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2016 November 3 - 04:21 pm

Kansas Conference Eliminates Roster and Scholarship Limits

Desegregation Era Rule Was Criticized as Discriminatory

WICHITA, Kan. (AP) — An athletic conference composed of 19 Kansas community colleges has dropped a rule adopted during the desegregation era to limit out-of-state players on basketball and football teams.

The Kansas Jayhawk Community College Conference announced that it changed the rule after eight schools threatened to leave, The Wichita Eagle (http://bit.ly/2dtKoo9 ) reports.

Under the change, which will take effect next school year, the conference will allow its schools to compete at the Division I or Division II level in the National Junior College Athletic Association. It will also follow NJCAA roster limits for all sports, ending any out-of-state and roster limitations.

Current Jayhawk rules limit football programs to 63 scholarships, while NJCAA rules allow 85. Jayhawk schools were limited to 20 out-of-state scholarship players.

Opponents of limitations argued that they discriminated against the mostly black out-ofstate players. But supporters contended that the rule protected opportunities for Kansas students, boosting their chances of getting a college education on athletic scholarships.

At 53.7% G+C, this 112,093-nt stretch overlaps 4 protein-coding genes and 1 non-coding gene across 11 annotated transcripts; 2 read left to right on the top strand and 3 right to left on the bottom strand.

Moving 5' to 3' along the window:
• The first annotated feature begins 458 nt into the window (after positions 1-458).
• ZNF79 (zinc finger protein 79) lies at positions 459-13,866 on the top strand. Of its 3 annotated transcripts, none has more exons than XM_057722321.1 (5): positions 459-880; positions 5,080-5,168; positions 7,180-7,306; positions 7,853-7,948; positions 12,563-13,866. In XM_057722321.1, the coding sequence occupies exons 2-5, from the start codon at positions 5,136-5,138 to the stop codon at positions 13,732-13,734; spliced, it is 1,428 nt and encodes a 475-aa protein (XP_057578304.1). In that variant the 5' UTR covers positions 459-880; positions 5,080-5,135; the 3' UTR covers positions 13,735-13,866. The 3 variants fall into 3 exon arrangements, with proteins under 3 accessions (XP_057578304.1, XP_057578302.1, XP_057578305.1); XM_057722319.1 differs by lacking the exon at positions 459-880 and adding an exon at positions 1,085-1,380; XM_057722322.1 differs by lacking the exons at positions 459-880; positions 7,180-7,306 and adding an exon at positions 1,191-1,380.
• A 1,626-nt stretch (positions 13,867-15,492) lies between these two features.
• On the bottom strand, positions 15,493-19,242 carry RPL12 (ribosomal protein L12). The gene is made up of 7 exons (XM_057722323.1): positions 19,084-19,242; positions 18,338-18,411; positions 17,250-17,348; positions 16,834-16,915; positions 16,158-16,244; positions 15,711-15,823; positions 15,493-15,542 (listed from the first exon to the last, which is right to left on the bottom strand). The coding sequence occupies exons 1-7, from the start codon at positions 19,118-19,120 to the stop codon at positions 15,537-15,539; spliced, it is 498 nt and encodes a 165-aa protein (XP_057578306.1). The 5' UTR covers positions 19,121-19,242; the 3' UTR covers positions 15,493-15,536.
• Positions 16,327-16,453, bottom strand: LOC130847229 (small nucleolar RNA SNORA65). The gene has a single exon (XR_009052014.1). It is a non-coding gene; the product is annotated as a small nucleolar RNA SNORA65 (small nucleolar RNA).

“I think calmer heads prevailed and we got some very positive dialogue here,” Jayhawk president Mike Calvert said. “Of course not everyone is going to be 100 percent pleased. We still have work to do, but I know everyone is pleased we’re going to be moving forward together as a conference.”

Another bylaw change beginning with the 2018-19 season will allow schools to grant full-ride scholarships in Division I sports. That change will require a new bylaw to be passed at the spring KJCC meeting in April 2017; if one isn’t passed, the rule will revert to the previous scholarship limits beginning in 2020.

Calvert said scholarship funds for out-of-state players must be privately raised by either booster clubs or foundations, and they wouldn’t take from the money for Kansas scholarships.

“We’re not taking any money away from Kansas kids,” Calvert said. “So if a school wants to go with more out-of-state players and give bigger scholarships, then that just means they’re going to have to raise more money or else that’s going to limit the number of out-of-state kids you bring in.”

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